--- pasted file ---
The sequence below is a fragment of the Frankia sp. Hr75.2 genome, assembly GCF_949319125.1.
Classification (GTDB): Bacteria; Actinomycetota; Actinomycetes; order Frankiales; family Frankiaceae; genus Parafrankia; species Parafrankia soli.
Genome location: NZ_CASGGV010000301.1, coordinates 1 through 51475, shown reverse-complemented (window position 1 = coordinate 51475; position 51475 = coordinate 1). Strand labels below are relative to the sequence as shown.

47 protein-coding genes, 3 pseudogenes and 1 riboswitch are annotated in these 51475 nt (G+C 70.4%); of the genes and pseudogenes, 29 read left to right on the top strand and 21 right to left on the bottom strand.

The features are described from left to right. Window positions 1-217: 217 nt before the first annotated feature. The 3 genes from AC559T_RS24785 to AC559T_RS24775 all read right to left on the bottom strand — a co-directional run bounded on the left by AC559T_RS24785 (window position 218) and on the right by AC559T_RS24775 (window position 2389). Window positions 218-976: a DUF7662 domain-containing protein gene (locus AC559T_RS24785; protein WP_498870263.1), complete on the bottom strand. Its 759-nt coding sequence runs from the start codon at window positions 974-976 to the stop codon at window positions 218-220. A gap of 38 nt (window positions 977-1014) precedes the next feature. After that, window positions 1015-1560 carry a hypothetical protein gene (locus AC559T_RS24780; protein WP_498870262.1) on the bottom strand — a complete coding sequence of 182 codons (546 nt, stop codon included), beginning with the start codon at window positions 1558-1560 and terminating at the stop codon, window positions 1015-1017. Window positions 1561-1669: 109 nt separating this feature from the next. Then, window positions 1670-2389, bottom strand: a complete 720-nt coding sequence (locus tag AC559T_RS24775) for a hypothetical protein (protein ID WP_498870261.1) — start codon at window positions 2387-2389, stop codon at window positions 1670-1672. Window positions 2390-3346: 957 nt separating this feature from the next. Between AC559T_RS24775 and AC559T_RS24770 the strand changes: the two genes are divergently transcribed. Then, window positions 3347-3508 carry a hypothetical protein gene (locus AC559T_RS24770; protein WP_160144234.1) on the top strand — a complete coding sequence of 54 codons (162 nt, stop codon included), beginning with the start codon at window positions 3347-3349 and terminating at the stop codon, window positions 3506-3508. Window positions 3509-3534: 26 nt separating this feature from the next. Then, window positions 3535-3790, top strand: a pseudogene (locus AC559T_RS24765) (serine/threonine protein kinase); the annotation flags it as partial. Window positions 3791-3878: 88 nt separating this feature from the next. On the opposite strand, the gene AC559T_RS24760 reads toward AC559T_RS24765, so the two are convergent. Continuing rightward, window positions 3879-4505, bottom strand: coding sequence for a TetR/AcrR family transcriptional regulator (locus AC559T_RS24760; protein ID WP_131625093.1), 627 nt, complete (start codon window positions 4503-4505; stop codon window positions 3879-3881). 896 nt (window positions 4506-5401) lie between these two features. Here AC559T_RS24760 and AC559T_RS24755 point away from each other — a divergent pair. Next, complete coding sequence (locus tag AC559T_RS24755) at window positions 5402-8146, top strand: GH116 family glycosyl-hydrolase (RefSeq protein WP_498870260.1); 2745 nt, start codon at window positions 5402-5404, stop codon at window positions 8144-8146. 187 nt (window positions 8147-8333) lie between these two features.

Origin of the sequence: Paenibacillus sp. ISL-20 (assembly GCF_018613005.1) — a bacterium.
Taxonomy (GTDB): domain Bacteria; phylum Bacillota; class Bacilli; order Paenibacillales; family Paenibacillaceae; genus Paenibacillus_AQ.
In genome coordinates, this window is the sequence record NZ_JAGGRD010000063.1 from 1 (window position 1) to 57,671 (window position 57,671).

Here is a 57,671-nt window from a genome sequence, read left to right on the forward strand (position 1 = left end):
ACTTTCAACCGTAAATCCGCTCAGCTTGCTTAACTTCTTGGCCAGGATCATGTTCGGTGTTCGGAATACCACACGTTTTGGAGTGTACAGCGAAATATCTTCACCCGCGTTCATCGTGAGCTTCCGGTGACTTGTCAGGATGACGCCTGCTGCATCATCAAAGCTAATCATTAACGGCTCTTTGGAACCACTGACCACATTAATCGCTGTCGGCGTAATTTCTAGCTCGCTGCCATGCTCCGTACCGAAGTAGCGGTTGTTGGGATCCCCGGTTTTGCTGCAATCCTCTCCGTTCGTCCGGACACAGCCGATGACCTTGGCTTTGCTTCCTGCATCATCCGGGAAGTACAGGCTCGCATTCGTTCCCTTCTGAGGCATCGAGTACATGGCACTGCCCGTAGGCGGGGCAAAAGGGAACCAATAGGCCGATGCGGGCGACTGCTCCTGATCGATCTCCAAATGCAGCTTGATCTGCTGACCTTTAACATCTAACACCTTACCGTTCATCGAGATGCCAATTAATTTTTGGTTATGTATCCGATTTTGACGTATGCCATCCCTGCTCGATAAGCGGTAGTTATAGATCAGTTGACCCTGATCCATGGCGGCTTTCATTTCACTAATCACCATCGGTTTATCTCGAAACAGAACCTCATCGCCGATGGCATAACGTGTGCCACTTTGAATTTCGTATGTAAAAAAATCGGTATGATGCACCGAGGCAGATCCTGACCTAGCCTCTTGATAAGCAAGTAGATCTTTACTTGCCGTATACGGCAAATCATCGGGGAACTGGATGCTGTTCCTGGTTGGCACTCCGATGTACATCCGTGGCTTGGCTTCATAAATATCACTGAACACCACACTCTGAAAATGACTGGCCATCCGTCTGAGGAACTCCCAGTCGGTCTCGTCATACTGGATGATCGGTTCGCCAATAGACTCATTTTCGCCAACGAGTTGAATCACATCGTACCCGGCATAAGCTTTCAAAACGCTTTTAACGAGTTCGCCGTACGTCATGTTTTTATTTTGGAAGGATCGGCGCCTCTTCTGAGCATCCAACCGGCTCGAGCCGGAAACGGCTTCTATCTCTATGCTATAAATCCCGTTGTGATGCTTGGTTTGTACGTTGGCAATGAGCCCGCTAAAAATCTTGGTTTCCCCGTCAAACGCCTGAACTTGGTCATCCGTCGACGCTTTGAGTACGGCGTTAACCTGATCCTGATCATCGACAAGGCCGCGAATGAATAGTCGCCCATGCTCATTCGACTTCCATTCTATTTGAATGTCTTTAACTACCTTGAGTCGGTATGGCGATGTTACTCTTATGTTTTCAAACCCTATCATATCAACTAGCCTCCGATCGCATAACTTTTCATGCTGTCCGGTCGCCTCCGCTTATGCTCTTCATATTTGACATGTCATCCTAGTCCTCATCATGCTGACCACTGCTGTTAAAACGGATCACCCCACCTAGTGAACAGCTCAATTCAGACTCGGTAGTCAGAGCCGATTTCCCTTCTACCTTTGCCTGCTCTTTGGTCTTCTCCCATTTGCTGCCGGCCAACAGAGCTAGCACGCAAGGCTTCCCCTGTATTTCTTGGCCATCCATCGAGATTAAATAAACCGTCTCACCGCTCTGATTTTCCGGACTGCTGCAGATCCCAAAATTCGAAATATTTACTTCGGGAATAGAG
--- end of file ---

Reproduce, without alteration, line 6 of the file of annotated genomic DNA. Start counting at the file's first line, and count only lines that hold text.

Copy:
Origin of the sequence: Paenibacillus sp. ISL-20 (assembly GCF_018613005.1) — a bacterium.